A biogeographical project investigating the ecology and the drivers of recent extinction of British bumblebee species.

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About the project

The rate at which plant and animal species are going extinct during the modern era far exceeds the natural background rate, and human activity is accelerating it. In Britain alone, we have lost more than 130 species, and more than half of the remaining species are in significant decline, both in terms of abundance and distribution.

This decline is perhaps best illustrated by the plight of the bumblebee. Three species of bumblebee (Bombus spp.) have gone extinct (one has been successfully reintroduced) and 7 of the remaining 26 species are now classified as requiring conservation action under the UK Biodiversity Action Plan (BAP) in a last-ditch effort to save them.

Currently, we know very little about the foraging behaviour or the actual cause(s) of extinction of Bombus pomorum (apple bumblebee) and Bombus cullumanus (cullum’s bumblebee), which were lost from the British Isles during the mid-nineteenth and mid-twentieth century respectively. The aims of this project are to increase our knowledge of what plants these species relied on and to find out what led to their demise. To achieve these goals, pollen preserved on the surviving museum specimens will be identified to reconstruct their foraging behaviour, and historical climate and land-use data will be analysed to establish what factors drove their extinction.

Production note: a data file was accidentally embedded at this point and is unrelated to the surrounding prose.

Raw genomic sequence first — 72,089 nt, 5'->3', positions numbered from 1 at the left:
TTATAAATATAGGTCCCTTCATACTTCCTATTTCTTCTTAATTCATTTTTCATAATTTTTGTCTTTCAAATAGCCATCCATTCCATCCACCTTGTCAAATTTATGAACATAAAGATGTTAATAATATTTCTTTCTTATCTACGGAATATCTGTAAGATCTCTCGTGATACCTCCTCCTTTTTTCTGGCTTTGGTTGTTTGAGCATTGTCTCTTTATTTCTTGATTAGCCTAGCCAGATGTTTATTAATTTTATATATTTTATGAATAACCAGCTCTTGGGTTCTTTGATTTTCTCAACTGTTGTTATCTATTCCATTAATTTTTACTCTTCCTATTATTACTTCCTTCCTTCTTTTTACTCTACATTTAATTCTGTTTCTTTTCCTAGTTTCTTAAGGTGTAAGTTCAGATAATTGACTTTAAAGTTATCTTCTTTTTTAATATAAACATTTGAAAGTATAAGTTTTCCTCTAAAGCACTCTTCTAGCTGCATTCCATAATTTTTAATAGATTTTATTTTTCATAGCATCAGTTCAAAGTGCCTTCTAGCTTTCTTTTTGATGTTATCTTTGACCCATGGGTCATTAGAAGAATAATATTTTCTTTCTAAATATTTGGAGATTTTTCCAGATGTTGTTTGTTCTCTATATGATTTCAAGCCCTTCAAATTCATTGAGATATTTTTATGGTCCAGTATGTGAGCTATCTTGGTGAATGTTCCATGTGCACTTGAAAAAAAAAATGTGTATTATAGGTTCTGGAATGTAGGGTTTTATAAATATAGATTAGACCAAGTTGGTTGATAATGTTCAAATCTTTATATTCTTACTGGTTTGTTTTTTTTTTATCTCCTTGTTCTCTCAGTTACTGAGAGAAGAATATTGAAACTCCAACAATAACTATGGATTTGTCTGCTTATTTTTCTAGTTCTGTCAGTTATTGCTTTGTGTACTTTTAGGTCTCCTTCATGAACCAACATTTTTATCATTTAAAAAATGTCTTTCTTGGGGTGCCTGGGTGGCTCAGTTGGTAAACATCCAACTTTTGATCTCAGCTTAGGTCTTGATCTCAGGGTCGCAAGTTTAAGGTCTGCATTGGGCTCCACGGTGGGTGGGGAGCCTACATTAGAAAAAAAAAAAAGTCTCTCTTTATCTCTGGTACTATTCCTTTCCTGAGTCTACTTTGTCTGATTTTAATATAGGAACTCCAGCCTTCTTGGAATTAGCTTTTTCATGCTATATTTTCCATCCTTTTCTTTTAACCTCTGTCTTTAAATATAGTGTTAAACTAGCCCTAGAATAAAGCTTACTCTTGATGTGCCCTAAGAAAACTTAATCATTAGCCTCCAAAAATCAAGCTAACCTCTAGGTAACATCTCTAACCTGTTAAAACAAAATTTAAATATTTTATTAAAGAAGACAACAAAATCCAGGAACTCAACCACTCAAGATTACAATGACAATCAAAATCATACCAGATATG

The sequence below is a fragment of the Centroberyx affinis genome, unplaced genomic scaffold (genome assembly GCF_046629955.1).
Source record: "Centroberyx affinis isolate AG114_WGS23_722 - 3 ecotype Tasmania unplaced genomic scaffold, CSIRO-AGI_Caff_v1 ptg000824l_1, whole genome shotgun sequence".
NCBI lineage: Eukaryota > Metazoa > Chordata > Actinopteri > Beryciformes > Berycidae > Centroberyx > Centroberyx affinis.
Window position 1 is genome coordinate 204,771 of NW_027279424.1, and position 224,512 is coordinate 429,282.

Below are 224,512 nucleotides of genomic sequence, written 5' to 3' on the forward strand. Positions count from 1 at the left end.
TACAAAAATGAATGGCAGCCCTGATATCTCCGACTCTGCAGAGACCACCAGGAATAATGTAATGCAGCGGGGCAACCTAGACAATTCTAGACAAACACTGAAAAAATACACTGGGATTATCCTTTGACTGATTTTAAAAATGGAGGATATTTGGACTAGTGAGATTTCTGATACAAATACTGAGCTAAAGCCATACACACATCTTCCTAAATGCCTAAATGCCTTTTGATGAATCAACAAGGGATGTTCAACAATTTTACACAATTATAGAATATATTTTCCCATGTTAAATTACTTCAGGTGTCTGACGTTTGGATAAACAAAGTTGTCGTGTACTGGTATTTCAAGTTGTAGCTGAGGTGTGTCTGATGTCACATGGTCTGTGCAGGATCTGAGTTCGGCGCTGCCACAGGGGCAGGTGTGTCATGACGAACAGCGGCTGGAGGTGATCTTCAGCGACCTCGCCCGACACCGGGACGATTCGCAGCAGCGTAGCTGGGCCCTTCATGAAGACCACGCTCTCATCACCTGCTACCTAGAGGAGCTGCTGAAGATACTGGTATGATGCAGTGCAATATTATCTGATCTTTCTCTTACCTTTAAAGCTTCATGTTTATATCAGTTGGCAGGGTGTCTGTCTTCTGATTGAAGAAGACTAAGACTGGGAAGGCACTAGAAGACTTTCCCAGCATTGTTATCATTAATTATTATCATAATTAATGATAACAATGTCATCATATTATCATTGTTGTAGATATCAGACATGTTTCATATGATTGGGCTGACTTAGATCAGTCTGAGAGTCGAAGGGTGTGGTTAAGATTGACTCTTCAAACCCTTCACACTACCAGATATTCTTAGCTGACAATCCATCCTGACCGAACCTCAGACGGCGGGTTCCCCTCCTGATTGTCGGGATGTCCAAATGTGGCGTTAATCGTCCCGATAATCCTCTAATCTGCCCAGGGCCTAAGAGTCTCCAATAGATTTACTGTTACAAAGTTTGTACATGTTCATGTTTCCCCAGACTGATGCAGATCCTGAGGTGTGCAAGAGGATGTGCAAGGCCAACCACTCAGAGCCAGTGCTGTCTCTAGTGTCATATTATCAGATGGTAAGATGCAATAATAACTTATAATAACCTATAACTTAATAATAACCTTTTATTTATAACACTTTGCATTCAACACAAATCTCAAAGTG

The first phase of research has focussed on B. pomorum. Analysis of the climate records from 1864, the last year this species was observed, indicates a severe drought. Under these climatic conditions, the stressed wildflowers would have produced fewer and shorter lasting flowers and thus less pollen and nectar for the bees. Although B. pomorum appears to have had a generalised foraging strategy, its rareness combined with an anomalous climatic event would have made it vulnerable to extinction, with the loss of a few individuals threatening the survival of the species as a whole. Research into B. cullumanus is ongoing.

Principal Investigator: Dr Darren Jeffers, Postdoctoral Fellow in Physical/Environmental Geography, Department of Archaeology, Anthropology and Geography

Read more: Jeffers, D., 2017. The foraging behavior of a species of bumble bee (Bombus pomorum) that became extinct in the British Isles in the nineteenth century. Journal of Apicultural Research, 56(5), 510-513.

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Background image: Bombus terrestris; photograph used by kind permission of John P Morrison ©